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Intrepid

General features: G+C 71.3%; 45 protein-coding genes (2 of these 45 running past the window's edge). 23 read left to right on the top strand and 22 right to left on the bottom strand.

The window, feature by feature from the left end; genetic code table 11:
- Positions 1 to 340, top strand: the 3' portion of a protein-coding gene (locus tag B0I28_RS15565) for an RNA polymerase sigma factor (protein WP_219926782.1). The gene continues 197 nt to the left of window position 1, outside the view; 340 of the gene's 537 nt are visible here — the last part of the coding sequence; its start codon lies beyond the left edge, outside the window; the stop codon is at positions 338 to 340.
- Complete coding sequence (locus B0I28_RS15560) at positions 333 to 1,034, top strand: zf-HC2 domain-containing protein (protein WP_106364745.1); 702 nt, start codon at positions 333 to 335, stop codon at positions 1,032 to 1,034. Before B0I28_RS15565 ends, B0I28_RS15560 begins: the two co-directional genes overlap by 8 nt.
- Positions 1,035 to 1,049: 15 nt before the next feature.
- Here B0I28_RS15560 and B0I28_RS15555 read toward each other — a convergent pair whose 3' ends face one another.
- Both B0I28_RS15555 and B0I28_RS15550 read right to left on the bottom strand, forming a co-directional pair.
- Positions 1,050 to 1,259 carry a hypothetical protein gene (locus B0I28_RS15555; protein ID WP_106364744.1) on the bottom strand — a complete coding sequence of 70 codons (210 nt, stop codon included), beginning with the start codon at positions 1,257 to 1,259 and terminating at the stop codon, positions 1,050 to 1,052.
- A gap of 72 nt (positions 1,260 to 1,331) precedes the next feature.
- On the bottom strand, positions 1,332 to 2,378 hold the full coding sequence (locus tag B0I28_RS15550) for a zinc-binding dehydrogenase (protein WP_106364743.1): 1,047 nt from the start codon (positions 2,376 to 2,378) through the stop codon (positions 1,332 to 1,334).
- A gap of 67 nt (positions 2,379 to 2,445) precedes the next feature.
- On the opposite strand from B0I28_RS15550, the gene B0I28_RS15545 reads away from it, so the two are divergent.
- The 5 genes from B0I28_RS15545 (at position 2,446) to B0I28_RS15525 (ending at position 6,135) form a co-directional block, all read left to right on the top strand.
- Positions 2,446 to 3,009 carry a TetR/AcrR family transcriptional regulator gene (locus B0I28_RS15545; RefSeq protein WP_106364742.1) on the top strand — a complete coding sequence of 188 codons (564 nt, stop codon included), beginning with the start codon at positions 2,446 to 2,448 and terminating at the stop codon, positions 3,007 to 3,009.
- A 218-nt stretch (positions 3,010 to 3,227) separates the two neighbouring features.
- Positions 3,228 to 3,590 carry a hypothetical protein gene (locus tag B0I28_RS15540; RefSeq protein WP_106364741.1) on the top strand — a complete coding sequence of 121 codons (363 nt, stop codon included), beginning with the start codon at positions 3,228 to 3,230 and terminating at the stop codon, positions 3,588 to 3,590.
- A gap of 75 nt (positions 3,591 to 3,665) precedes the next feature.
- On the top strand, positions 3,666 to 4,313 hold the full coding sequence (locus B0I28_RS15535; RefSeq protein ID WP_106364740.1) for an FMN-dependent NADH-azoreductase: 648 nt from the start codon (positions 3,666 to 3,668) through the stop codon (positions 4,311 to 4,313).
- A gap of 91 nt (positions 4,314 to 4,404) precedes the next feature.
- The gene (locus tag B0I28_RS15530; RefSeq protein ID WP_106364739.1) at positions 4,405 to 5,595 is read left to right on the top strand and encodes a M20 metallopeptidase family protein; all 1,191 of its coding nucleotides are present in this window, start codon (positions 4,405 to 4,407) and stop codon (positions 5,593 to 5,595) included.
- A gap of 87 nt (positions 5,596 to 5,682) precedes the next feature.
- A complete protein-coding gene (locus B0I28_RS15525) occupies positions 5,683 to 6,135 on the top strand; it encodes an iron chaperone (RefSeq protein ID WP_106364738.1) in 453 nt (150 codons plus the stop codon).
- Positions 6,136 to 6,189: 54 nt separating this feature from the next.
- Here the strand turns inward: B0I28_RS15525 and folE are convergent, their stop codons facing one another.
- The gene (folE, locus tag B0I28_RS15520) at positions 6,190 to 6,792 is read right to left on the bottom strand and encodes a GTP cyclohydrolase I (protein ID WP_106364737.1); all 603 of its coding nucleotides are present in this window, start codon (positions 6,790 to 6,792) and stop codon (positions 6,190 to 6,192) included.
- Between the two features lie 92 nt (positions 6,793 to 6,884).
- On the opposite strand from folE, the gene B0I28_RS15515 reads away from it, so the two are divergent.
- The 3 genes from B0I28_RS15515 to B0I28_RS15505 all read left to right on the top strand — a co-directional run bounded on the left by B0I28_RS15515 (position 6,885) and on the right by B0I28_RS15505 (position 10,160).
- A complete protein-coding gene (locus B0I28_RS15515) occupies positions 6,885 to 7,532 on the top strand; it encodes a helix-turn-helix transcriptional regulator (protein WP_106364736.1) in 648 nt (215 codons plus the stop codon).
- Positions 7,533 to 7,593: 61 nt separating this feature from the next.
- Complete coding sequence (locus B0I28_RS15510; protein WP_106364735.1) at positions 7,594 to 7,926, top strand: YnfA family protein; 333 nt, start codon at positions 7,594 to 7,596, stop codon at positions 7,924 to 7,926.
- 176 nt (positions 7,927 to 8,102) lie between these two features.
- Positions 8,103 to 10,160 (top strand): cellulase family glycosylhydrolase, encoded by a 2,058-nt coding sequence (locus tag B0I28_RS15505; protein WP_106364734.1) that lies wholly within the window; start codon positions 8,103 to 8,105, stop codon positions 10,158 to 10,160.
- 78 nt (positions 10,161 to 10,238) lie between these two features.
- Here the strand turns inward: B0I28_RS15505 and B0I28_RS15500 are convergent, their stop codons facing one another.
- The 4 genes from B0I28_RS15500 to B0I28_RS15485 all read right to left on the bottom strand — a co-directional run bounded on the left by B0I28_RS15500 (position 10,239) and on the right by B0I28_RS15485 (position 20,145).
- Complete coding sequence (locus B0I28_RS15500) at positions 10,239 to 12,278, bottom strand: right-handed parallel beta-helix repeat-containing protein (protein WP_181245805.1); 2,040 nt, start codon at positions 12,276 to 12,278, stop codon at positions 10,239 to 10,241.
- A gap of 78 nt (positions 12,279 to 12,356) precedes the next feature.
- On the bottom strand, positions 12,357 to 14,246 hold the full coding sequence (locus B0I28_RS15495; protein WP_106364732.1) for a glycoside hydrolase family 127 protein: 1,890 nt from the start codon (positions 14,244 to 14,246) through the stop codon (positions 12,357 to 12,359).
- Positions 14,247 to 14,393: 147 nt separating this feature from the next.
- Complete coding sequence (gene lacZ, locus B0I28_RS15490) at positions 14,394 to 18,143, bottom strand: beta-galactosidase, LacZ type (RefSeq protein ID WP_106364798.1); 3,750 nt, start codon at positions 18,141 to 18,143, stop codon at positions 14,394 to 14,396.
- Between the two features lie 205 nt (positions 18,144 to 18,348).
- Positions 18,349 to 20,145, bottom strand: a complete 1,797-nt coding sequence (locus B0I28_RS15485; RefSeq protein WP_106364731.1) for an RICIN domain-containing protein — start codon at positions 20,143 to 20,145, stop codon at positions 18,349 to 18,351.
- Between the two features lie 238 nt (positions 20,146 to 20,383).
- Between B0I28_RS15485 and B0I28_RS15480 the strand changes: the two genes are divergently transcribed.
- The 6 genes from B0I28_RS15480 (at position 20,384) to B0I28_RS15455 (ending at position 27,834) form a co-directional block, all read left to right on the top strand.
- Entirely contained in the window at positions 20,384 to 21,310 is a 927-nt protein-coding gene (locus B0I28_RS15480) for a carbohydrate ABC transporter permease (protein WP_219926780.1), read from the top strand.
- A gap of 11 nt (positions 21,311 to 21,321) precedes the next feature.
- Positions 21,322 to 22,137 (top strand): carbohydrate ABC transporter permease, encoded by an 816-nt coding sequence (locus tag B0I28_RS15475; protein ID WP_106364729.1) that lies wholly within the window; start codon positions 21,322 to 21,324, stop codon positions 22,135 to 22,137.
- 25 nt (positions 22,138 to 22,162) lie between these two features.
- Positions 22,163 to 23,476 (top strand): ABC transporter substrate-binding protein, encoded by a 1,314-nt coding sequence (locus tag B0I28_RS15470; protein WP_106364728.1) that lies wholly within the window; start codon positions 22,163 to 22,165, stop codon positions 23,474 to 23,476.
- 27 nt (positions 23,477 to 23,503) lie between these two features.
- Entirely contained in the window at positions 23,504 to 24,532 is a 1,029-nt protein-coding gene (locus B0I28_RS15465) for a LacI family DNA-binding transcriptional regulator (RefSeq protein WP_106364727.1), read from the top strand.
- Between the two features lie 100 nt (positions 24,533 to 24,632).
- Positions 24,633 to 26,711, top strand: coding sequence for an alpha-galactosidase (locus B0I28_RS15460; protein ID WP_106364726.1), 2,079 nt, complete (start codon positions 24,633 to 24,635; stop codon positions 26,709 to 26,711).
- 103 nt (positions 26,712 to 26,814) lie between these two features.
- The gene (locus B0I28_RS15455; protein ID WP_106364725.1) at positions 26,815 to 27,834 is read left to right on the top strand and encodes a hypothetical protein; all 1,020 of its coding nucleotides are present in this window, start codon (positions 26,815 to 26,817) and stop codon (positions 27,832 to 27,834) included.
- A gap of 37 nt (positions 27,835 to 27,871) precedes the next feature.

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  1. William George Randolph January 5th 1965 ~ Present William George Randolph was born on the 5th of January 1965 in Providence, Rhode Island, as the only son to a Father who was serving as an Associate Justice on the Rhode Island Superior Court and a Mother who was a traditional housewife that spent her day looking after both William and Elizabeth - William's sister who was three years older than him. His childhood was just like that of any other in the area at the time, growing up in an affluent neighbourhood with caring family and whilst he wasn't the perfect student, his family exerted pressure on him to achieve the best possible marks at school. When not in school, William often frequented the local library, reading the biographies and works of the great founders of the United States of America but also modern day interpretations of them and their actions, broadening his mindset. He was a somewhat social child and would spend many Summer afternoons running around the historic streets of the East Side district of Providence with his friends, although he would mostly admire the history and architecture of the area rather than pay attention to what his classmates were doing. At the age of 14, shortly after his Father was appointed to the Supreme Court of Rhode Island, in October of 1979 William met President Jimmy Carter as he was visiting the state. William expressed his admiration for the law and the acts the sitting President was making, and despite him only being a child, the President acknowledged his desires to learn more. He then signed a pocket sized printed version of the Constitution and Bill of Rights and handed it to William. Whilst the election of the following year would be a humiliating defeat for President Carter, it was not something that held the young William back, who then decided he would pursue a career in Law so that maybe one day he would have left his own mark on the small pocketbook he carried with him daily. William later went on to study for his Juris Doctorate at Yale University in New Haven, Connecticut, during which he spent his Summers doing internships with varying law offices in Philadelphia and eventually Washington D.C. Whilst on his final internship he was noticed by the then US Assistant Attorney General for the Civil Rights Division, William B. Reynolds and offered him a position in his office upon graduation - and offer that he'd happily accepted. He then continued to spend most of his professional career within the US Department of Justice, bouncing between multiple offices - gaining experience in Criminal, Constitutional and Legislative law - before ending up in the Office of Legal Counsel. When it became clear to William that there was no clear career progression for him, as he did not want to bow down to the political pressure of more senior offices in the DOJ - and him believing strongly in State and Individual rather than Federal Rights and Power, William made the staunch move to relocate to the other side of the nation, eventually settling in the State of San Andreas After passing the relevant tests, William became a member of the Bar Association of the State of San Andreas in which he vowed to stand for and protect the very things he'd discussed with his Father and President Carter. He keeps the small pocketbook with him whenever he is practising law to act as a constant reminder to himself. To be Continued
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